British Cycling has called on the UCI and the European Cycling Union (UEC) to take stronger action against the Russian and Belarusian cycling federations and their officials in the wake of Russia's invasion of Ukraine.
On Tuesday, the UCI announced that Russian and Belarusian teams are indefinitely suspended from competition, a measure that has sidelined the Gazprom-Rusvelo ProTeam. However, British Cycling has requested that the UCI and UEC suspend the Russian and Belarusian federations and prohibit their officials from holding positions on UCI and UEC management committees and commissions.
"The UCI released a statement which confirmed significant measures in response to the situation in Ukraine, and we welcome those," read the statement from British Cycling chair Frank Slevin.
"However, they have not suspended the Russian and Belarusian federations, and Russian and Belarusian officials will still be permitted to hold positions on the UCI Management Committee and UCI commissions."
The UCI has ignored repeated requests from Cyclingnews to confirm whether the Russian Cycling Federation honorary president Igor Makorov continues to sit on the UCI Management Committee, which met on Tuesday to discuss its response to Russia's invasion of Ukraine.
Natalia Tsylinskaya of Belarus is part of the Management Board of the UEC, and British Cycling has said that it will not send a delegation to this weekend's UEC Congress in protest.
"Our cycling colleagues in Russia and Belarus are not responsible for the further invasion of Ukraine. Indeed, they may be as appalled as we are. However, in our view, it is simply wrong that Russian and Belarusian officials will be permitted places of honour and influence at the highest level of our sport while our colleagues in Ukraine live in fear for their homes and their families," read the British Cycling statement.
"As a consequence, British Cycling will not attend the UEC Congress in Odense this weekend and I have written to the UCI and UEC to repeat our request that the Russian and Belarusian federations are suspended and that Russian and Belarusian officials will not be permitted to hold positions on the UCI or UEC Management Committees, or their commissions."
Tsylinskaya is also head of the women's commission of the UEC, while Pavel Kostyukov of Russia is on the BMX and Olympic disciplines commission and his fellow countrywoman Svetlana Denisenko is part of the commissaires commission.
At the UCI, Makarov sits on the management committee, while Viacheslav Ekimov is a member of the Professional Cycling Council and three Russians sit on UCI commissions. Alexander Gusyatnikov of Russia is part of the Road Commission, Svetlana Denisenko is on the Equipment and New Technologies Commission and Victoria Lesnikova sits on the Solidarity And Emerging Cycling Countries Commission.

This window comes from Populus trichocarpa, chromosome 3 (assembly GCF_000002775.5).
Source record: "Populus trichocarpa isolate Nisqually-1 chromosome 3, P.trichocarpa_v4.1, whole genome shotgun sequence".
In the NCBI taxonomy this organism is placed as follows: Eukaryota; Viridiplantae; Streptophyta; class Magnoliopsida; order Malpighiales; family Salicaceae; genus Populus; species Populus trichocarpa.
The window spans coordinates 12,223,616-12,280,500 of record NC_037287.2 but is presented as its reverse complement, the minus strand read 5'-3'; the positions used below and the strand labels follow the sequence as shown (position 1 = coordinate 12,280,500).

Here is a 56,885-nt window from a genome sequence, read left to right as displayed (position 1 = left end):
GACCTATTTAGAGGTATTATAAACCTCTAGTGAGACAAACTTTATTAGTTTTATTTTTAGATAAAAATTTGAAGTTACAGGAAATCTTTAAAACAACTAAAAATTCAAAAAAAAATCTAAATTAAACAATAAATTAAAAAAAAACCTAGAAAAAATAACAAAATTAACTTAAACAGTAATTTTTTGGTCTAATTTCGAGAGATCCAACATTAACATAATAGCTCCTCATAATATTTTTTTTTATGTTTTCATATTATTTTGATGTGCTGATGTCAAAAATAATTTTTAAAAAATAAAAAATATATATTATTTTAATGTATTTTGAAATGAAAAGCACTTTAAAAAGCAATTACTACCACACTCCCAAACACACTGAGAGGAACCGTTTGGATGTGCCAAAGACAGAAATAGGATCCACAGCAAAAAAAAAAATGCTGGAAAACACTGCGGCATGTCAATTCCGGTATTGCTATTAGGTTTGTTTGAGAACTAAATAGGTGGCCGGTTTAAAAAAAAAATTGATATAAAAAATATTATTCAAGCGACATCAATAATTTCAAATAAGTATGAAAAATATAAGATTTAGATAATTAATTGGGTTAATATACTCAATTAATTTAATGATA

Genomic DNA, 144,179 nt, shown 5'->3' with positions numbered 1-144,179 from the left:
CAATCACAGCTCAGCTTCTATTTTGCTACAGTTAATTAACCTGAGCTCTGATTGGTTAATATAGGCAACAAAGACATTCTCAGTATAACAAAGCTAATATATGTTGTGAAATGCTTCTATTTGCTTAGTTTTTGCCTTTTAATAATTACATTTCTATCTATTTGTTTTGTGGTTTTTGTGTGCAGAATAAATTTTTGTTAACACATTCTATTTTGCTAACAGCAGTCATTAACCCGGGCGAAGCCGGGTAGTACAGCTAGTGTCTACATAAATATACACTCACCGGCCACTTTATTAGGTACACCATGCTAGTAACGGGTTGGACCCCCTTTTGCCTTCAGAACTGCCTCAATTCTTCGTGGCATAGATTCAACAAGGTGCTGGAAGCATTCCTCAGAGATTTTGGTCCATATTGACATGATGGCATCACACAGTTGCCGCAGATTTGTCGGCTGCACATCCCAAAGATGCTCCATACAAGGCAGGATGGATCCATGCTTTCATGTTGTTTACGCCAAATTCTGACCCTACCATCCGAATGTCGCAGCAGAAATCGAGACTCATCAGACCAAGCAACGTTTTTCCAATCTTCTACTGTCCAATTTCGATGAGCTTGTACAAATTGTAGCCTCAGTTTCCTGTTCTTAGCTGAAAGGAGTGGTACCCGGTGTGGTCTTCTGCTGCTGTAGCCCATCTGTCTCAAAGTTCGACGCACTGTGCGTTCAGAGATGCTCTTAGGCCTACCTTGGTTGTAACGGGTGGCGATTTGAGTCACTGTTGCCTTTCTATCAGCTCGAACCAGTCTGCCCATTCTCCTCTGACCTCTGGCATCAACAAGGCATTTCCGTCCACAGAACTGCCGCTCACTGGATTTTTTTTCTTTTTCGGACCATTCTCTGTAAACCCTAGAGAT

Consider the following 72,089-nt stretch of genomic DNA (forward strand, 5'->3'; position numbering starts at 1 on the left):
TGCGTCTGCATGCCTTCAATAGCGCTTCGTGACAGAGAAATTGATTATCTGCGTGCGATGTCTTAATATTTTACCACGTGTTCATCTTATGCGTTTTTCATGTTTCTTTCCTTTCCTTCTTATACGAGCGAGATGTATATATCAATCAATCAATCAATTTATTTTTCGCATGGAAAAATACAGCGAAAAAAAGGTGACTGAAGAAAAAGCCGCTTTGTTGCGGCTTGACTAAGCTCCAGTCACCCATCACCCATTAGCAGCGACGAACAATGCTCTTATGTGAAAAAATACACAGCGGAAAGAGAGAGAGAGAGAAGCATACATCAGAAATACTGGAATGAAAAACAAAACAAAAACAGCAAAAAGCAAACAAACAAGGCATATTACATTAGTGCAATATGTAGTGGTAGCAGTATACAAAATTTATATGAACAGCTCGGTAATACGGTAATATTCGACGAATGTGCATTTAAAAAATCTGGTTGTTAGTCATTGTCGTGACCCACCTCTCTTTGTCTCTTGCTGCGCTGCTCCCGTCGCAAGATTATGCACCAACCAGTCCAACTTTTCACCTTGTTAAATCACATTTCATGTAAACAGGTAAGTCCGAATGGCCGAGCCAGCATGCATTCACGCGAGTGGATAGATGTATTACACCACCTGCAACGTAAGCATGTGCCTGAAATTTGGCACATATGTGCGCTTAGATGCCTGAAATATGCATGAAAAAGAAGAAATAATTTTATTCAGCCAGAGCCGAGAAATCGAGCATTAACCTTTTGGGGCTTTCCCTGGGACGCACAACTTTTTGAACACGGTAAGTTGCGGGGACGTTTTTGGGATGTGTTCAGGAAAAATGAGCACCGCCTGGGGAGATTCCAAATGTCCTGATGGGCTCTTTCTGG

British Cycling also stated that it will not "sanction the inclusion of any teams or individuals representing Russia or Belarus in any events organised by British Cycling or coming under the auspices of British Cycling," mirroring the announcement of the Dutch Cycling Federation on Wednesday.
"I am also acutely mindful of the responsibility British Cycling shares with the international cycling community to support our colleagues in Ukraine," Slevin concluded. "With that in mind, I wrote yesterday to the president of the Ukrainian cycling federation, Andriy Grivko, to extend a hand of friendship and to offer help, where we can, to enable his riders and officials to continue to represent their country."
One of Ukraine's leading cycling coaches, Oleksandrw Kulik, was killed in Kyiv on Tuesday during a military operation to help people evacuate from the city. UCI president David Lappartient paid tribute to Kulik in a tweet, though it was striking that he employed a vague euphemism rather than refer directly to the Russian invasion of Ukraine.
"Oleksandrw Kulik, Honored Coach of Ukraine, has tragically passed away yesterday in the context of the Ukrainian situation," Lappartient wrote.
Oleksandrw Kulik, Honored Coach of Ukraine, has tragically passed away yesterday in the context of the Ukrainian situation. The Cycling community is standing with his family, friends and former colleagues of the Ukrainian Cycling Federation. pic.twitter.com/Oluns0BPOWMarch 2, 2022
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Barry Ryan is European Editor at Cyclingnews. He has covered professional cycling since 2010, reporting from the Tour de France, Giro d’Italia and events from Argentina to Japan. His writing has appeared in The Independent, Procycling and Cycling Plus. He is the author of The Ascent: Sean Kelly, Stephen Roche and the Rise of Irish Cycling’s Golden Generation (opens in new tab), published by Gill Books.